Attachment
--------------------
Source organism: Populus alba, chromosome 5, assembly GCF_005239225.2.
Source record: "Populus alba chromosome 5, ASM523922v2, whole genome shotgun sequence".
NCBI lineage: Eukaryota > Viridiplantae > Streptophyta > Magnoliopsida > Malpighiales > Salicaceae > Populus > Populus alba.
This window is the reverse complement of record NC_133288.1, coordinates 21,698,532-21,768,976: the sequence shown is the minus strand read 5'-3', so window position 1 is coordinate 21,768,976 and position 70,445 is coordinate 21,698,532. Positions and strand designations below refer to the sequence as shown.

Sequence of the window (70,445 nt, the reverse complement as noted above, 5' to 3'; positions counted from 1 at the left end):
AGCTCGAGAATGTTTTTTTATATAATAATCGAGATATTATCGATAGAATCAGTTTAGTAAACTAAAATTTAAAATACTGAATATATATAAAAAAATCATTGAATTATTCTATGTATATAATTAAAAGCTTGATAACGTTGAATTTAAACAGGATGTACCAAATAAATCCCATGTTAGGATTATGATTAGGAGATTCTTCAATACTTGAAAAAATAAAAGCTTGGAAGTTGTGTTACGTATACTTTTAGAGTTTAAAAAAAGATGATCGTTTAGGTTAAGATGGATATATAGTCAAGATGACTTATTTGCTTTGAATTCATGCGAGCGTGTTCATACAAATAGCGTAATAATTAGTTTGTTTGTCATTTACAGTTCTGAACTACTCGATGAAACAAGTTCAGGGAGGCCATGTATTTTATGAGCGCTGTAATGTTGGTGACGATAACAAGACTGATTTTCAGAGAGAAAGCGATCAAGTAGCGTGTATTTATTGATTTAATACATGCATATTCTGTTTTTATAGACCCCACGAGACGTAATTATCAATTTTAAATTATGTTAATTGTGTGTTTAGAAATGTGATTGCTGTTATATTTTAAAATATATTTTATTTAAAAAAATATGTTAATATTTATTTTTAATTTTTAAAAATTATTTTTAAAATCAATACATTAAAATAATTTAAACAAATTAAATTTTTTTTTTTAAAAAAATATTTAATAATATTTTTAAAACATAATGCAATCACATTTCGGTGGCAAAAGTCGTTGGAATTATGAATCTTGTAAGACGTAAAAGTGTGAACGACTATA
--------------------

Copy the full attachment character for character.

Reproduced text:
Source organism: Populus alba, chromosome 5, assembly GCF_005239225.2.
Source record: "Populus alba chromosome 5, ASM523922v2, whole genome shotgun sequence".
NCBI lineage: Eukaryota > Viridiplantae > Streptophyta > Magnoliopsida > Malpighiales > Salicaceae > Populus > Populus alba.
This window is the reverse complement of record NC_133288.1, coordinates 21,698,532-21,768,976: the sequence shown is the minus strand read 5'-3', so window position 1 is coordinate 21,768,976 and position 70,445 is coordinate 21,698,532. Positions and strand designations below refer to the sequence as shown.

Sequence of the window (70,445 nt, the reverse complement as noted above, 5' to 3'; positions counted from 1 at the left end):
AGCTCGAGAATGTTTTTTTATATAATAATCGAGATATTATCGATAGAATCAGTTTAGTAAACTAAAATTTAAAATACTGAATATATATAAAAAAATCATTGAATTATTCTATGTATATAATTAAAAGCTTGATAACGTTGAATTTAAACAGGATGTACCAAATAAATCCCATGTTAGGATTATGATTAGGAGATTCTTCAATACTTGAAAAAATAAAAGCTTGGAAGTTGTGTTACGTATACTTTTAGAGTTTAAAAAAAGATGATCGTTTAGGTTAAGATGGATATATAGTCAAGATGACTTATTTGCTTTGAATTCATGCGAGCGTGTTCATACAAATAGCGTAATAATTAGTTTGTTTGTCATTTACAGTTCTGAACTACTCGATGAAACAAGTTCAGGGAGGCCATGTATTTTATGAGCGCTGTAATGTTGGTGACGATAACAAGACTGATTTTCAGAGAGAAAGCGATCAAGTAGCGTGTATTTATTGATTTAATACATGCATATTCTGTTTTTATAGACCCCACGAGACGTAATTATCAATTTTAAATTATGTTAATTGTGTGTTTAGAAATGTGATTGCTGTTATATTTTAAAATATATTTTATTTAAAAAAATATGTTAATATTTATTTTTAATTTTTAAAAATTATTTTTAAAATCAATACATTAAAATAATTTAAACAAATTAAATTTTTTTTTTTAAAAAAATATTTAATAATATTTTTAAAACATAATGCAATCACATTTCGGTGGCAAAAGTCGTTGGAATTATGAATCTTGTAAGACGTAAAAGTGTGAACGACTATA